Open Data Campaign

Tamiflu: the battle for secret drug data

BMJ 2012; 345 doi: http://dx.doi.org/10.1136/bmj.e7303 (Published 29 October 2012)
Cite this as: BMJ 2012;345:e7303
  1. David Payne, editor, bmj.com
  1. 1BMJ, London WC1H 9JR
  1. dpayne{at}bmj.com

Influenza drug oseltamivir has made billions of pounds for Roche, but why won’t the company give patients and doctors access to the full clinical data? As part of the BMJ’s open data campaign, we this week launch a new site dedicated to the cause. David Payne reports

This week the BMJ, as part of its ongoing open data campaign, has launched a dedicated website aimed at persuading Roche to give doctors and patients access to the full data on oseltamivir (Tamiflu).

The new site, www.bmj.com/tamiflu, displays emails and letters dating back to September 2009, when researcher Tom Jefferson first asked the company for the unpublished dataset used in a Roche supported analysis, published in 2003.1

Jefferson needed the data by the following month to update the Cochrane Collaboration’s review on neuraminidase inhibitors in healthy adults. At first the company asked him to sign a confidentiality agreement promising that he would not publish the data in full.2

Then it declined to supply it on the grounds that it had been approached by an independent expert influenza group undertaking a similar meta-analysis and wanted to avoid a conflict. Roche added that its study reports had also been shared with the regulatory authorities.

Jefferson told the company in an email: “I recognise that more people than me are interested in reviewing the trials of interventions for influenza at the moment.

“But I don’t understand why this should lead to exclusivity, or why you would believe that there would be a conflict between our plans to update our Cochrane review and the plans of the other research groups you mention.”

Jefferson’s October deadline passed. Two months later the Cochrane review, published in the BMJ,3 said that because eight of the 10 randomised controlled trials on which effectiveness claims were based were never published, the evidence could not be relied on. Also, the two published studies were funded by Roche and authored by Roche employees and external experts paid by Roche.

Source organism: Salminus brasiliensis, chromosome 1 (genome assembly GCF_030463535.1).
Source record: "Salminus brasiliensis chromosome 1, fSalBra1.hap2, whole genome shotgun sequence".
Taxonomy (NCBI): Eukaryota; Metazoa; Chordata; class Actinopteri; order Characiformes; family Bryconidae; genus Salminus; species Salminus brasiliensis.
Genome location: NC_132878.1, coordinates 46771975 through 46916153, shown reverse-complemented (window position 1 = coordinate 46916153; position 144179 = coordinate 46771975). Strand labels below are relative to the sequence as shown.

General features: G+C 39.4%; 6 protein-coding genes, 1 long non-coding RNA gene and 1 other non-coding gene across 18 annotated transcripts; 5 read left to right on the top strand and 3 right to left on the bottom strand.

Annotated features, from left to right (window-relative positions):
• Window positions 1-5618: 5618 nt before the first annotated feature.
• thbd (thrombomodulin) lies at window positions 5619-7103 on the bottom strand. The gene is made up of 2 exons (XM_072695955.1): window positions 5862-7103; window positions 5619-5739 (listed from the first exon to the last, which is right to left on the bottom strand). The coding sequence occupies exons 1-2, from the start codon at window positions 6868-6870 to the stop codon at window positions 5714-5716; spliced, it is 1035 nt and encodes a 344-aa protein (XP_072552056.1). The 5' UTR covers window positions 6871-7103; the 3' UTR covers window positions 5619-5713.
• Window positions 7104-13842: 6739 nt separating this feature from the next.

The review concluded: “Paucity of good data has undermined previous findings for oseltamivir’s prevention of complications from influenza. Independent randomised trials to resolve these uncertainties are needed.”

An accompanying BMJ investigation and analysis article described how Cochrane’s attempt to reproduce an analysis underpinning the use of oseltamivir in pandemic flu hit a brick wall.4 5

In December 2009 Roche promised to make full study reports on the 10 trials available to doctors and scientists.6 But this October BMJ editor in chief Fiona Godlee reminded the company, in a letter to board member John Bell, that Roche had still not made the full clinical study reports available.2

She told him: “Tamiflu has been a huge commercial success for Roche. Billions of pounds of public money have been spent on it, and yet the evidence on its effectiveness and safety remains hidden from appropriate and necessary independent scrutiny.

“I am appealing to you as an internationally respected scientist and clinician and a leader of clinical research in the UK to bring your influence to bear on your colleagues on Roche’s board.”

Roche has yet to respond formally, but the email exchanges are now in the public domain at www.bmj.com/tamiflu for all to see.

All emails are loaded as jpeg images using the BMJ’s rapid response system and as pdfs. They are displayed in chronological order, and readers can join the debate by submitting comments, which will then be considered for publication. There is also an interactive timeline reminding readers of key developments in the oseltamivir story going back to the early days of the H1N1 influenza pandemic in 2009.

Accountability

www.bmj.com/tamiflu allows readers to witness attempts to compel greater accountability and responsibility in public health decision making and policy. The BMJ plans to launch other campaigns linked to its investigations in the future.